A very broad example indemnity clause could be:

You (the commissioner) agree to indemnify me (the artist) against any liability, claims or penalties arising from publication or other use of this artwork, including but not limited to copyright, defamation, and/or other losses or damages (direct, indirect, or consequential), with interest.
You also agree to pay all legal, professional and associated expenses relating to any such claim.

Switch the you/the commissioner/artwork to the same as you have in your TOS so that it fits in better.

If there's anything else you're concerned about, list it in there, but make sure to keep the part after 'and/or'. If you're too specific, you can accidentally limit the clause, and end up liable when you didn't mean to be.

(disclaimer: I am not a practising copyright or contract lawyer, so if you act on this advice it is at your own risk. if you want more examples, try searching (("indemnity clause" + example + [your country])) or (("indemnity clause" + example + artist)).)
May. 25th, 2016 08:57 pm (UTC)
Aaaah this is the sort of info I was looking for. :) Thanks so much!

Just so you know, the artist IS the commissioner - the person paying is the patron (thus the name of the website patreon).

Edited at 2016-05-25 08:58 pm (UTC)
May. 26th, 2016 03:43 am (UTC)
Glad to be of help! That's why I said to switch the terms out to what you're comfortable with - in my area, the person requesting work is a commissioner, and the artist is a commissionee (like how an employer is the one giving a job and the employee is the one doing it). As long as it's clear between you and in your contract who does what, it's all good.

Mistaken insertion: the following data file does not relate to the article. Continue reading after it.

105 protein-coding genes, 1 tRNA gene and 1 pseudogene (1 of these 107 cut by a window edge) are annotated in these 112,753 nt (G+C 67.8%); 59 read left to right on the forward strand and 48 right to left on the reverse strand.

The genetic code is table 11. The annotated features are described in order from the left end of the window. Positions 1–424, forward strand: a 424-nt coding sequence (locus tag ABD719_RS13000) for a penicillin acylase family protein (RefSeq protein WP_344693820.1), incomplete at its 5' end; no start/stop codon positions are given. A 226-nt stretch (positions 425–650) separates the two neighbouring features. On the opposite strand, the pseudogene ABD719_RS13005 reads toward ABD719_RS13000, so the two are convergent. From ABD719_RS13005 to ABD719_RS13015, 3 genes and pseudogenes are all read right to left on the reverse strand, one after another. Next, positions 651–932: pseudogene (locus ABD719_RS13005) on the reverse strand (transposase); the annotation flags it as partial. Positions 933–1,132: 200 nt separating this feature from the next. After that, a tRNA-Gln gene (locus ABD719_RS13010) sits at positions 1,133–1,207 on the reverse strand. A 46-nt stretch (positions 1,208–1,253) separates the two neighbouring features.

Cy Mendoza
May. 26th, 2016 07:20 am (UTC)
BE CAREFUL. There's a possibility of you taking the heat in the lawsuit even if there's an indemnity clause. 1) A well paid lawyer can nitpick a contract and nullify it by finding a part that's unenforceable, especially if there is no severability clause. 2) even if there is indemnification, remember that if the commissioner/artist cannot afford to pay these legal fees or fines, YOU still need to...and you might sue him and wait forever to get your money back(or never get it back because he has no money) while still spending money for the lawsuit to sue him... it's the concept behind "can't draw blood from a stone."

Honestly, if you worry there might be liability, a rejection is better suited.

Good luck!
Hunty Belmnt
May. 25th, 2016 08:48 pm (UTC)
Unless the client keeps you anonymous as the artist (and even that's not safe because someone can identify you by just your style) I would not take this commission. Doing something like that based on politics is opening a shitty can of worms, with backlash and can destroy your commission business.
May. 25th, 2016 08:55 pm (UTC)
Eh, I don't mind that it's political because I'm a political person, but I will keep that in mind, thank you. :)
( 15 comments — Leave a comment )